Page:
Do you want to build the the world’s best fire in your fireplace or woodstove? Here is what you need to know…

Handy Items to Have

  • A Fireplace Screen
  • A Kindling Ax (Be careful!)
  • Stove Gloves
  • An Ash Rake

Think of your fuel load as three component parts

  • The Base Course (can be unsplit if proper diameter)
  • The Middle Course (split)
  • The Top Course (split finer)

A fireplace grate is not necessary with the above. A grate increases your critical burn rate allowing logs to burn faster than normal. Logs burn best in contact with hot firebrick in a bed of wood ashes.

Helpful Hints & Precautions for Before You Start:

Make sure your fireplace and flue have been inspected for fire worthiness and are cleaned if found dirty (full of flammable creosote), by a reputable Chimney Sweep. Make sure damper is open. If none is present have a top mount version retrofitted. The retrofit is a tremendous energy saver and assists in keeping out animals, noise and pollution. If your fireplace and flue are located on an outside wall or when the damper is open and you feel a flow of frigid air, pre-heat the flue with a sheet of lit newspaper. Hold high into the damper area, wearing a pair of stove gloves for protection. This will reverse the cold air plug present in the flue, creating a strong updraft with no smoke into your room. As soon as the above is completed light your newspaper on top of your fuel load. Approximately 3-4 hours later when you have a nice bed of hardwood coals, use a fireplace rake to push the coals against the rear wall of the firebox. Next, lay your new logs, minimum of four, on top of the hot coals, lay the bottom tow horizontally. The top two, a little shorter in length, place front to back approximately 3 inches apart creating a throat.

The greatest volume of smoke and particulate pollution from a wood fire occurs during a cold start up. Wood fires lit from the bottom, in a conventional manner, promote a dirty burn and waste a large amount of potential heat in the form of unburned gases.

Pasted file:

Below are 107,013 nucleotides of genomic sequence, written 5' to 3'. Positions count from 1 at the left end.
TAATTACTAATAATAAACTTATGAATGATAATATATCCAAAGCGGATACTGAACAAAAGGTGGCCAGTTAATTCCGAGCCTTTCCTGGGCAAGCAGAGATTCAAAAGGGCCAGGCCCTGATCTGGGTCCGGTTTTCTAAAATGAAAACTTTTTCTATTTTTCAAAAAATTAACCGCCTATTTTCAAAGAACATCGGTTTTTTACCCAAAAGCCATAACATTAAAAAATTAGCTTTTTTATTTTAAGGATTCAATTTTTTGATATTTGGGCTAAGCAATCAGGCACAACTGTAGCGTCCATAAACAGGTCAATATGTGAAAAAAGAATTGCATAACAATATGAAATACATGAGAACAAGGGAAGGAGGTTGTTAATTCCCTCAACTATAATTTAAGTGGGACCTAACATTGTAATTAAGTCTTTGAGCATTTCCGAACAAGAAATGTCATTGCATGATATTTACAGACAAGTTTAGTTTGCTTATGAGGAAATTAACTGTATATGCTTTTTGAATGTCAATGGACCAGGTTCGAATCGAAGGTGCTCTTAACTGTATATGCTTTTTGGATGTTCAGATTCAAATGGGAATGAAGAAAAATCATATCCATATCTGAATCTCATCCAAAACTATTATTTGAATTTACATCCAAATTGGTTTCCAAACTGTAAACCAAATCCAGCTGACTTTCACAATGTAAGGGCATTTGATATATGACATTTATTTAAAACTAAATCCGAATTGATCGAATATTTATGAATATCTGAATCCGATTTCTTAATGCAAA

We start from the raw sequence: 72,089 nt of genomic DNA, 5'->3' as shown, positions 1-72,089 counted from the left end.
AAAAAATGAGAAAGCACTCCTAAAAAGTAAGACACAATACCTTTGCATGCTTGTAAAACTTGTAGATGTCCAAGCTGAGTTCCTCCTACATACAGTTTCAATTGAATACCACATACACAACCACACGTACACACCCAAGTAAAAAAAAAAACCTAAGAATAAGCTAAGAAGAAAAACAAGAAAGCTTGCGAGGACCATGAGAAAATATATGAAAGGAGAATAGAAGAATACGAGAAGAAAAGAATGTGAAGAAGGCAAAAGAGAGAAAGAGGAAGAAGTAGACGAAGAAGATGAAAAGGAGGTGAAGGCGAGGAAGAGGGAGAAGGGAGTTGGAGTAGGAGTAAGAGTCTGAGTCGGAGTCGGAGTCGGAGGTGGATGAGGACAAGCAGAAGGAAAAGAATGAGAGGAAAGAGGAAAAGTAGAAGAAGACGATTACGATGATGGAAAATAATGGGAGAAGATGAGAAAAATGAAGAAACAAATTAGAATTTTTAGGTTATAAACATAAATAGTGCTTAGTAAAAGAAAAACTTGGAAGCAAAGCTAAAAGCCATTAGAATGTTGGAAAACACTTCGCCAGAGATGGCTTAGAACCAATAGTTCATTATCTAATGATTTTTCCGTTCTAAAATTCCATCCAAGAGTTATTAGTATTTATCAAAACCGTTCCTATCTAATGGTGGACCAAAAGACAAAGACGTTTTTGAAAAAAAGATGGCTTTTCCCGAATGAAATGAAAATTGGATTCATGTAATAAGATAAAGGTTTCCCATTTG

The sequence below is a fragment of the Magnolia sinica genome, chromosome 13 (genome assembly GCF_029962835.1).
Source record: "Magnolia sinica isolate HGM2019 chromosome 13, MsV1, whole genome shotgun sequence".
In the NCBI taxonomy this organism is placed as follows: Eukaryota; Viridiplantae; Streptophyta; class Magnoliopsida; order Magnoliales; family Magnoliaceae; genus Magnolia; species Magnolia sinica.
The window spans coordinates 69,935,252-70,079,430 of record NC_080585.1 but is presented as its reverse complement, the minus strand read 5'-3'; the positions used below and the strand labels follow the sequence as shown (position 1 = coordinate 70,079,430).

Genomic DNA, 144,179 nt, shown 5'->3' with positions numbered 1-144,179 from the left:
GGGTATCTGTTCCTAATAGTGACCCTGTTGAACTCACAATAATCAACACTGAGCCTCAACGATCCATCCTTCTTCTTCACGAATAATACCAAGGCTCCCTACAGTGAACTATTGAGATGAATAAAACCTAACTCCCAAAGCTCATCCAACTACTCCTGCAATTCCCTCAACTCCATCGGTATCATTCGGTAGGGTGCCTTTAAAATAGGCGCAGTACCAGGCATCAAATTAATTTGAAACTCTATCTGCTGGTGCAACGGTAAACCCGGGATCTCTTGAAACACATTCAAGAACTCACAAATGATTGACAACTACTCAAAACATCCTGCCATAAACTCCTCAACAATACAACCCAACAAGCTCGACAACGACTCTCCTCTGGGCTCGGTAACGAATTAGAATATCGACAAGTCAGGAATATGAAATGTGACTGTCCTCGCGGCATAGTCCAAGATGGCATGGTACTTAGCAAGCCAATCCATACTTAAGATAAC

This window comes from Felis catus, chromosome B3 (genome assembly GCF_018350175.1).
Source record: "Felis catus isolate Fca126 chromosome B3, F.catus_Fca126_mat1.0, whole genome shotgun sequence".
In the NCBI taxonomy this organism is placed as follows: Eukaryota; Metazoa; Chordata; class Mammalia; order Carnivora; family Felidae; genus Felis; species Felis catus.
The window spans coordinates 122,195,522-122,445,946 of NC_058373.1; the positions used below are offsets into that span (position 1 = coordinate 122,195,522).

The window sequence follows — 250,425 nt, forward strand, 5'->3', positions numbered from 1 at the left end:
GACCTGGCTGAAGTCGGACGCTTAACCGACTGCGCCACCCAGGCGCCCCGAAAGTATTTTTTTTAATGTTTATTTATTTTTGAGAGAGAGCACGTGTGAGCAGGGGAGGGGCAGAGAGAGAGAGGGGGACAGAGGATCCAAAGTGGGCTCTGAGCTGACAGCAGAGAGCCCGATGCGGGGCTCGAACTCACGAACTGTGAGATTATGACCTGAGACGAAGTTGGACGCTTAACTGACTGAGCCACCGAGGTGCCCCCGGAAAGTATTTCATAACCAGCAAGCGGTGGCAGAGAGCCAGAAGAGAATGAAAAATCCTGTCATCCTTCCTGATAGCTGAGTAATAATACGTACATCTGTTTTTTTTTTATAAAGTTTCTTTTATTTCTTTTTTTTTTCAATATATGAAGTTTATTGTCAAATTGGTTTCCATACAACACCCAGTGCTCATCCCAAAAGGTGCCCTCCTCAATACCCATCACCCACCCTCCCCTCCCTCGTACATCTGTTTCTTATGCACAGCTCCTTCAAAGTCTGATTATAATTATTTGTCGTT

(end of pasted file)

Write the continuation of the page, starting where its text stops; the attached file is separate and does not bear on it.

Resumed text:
A clean and efficient method for kindling a fire is a top burn. This almost forgotten ancient European technique places the largest wood at the bottom in a criss cross crib fashion. As each tier is laid, the criss crossing becomes smaller. Kindling and a small amount of paper are placed on top and lit.

When the top burn fire is lit, the flames are always above the fuel load. The smoke and flammable gas from each tier of wood will always travel up through the flame and burn, thereby reducing particulate pollution and unburned fuel.

A top kindling fire also produces large and less compacted glowing coals, provide excellent long-lasting radiant heat.

A top burn fire laid with seasoned hardwood to a height of eighteen to twenty-four inches will burn approximately four hours without adding additional wood. The fire will be mesmerizing as each tier slowly ignites and burns its way down.

Top Down Burn Recipe

Always start with dry well-seasoned split hardwood and kindling. (Ideally seasoned firewood will have a 20% moisture content. The wood will show radial cracks at the ends and sound like bowling pins when beaten together.)

Bottom Layer:

Three good sized pieces of split hardwood (if available) five to six inches thick, laid front to back.

Second Layer:

Three slightly smaller pieces of split firewood three to five inches thick, laid side to side.

Third layer:

Four to five smaller pieces of split firewood two to tree inches thick, laid front to back.

Keep alternating and decreasing in size with split hardwood until they are about one inch thick.

Now alternate two rows with split softwood (pine, spruce, ect.) until pencil thick. Place a small piece of newspaper on top and light.

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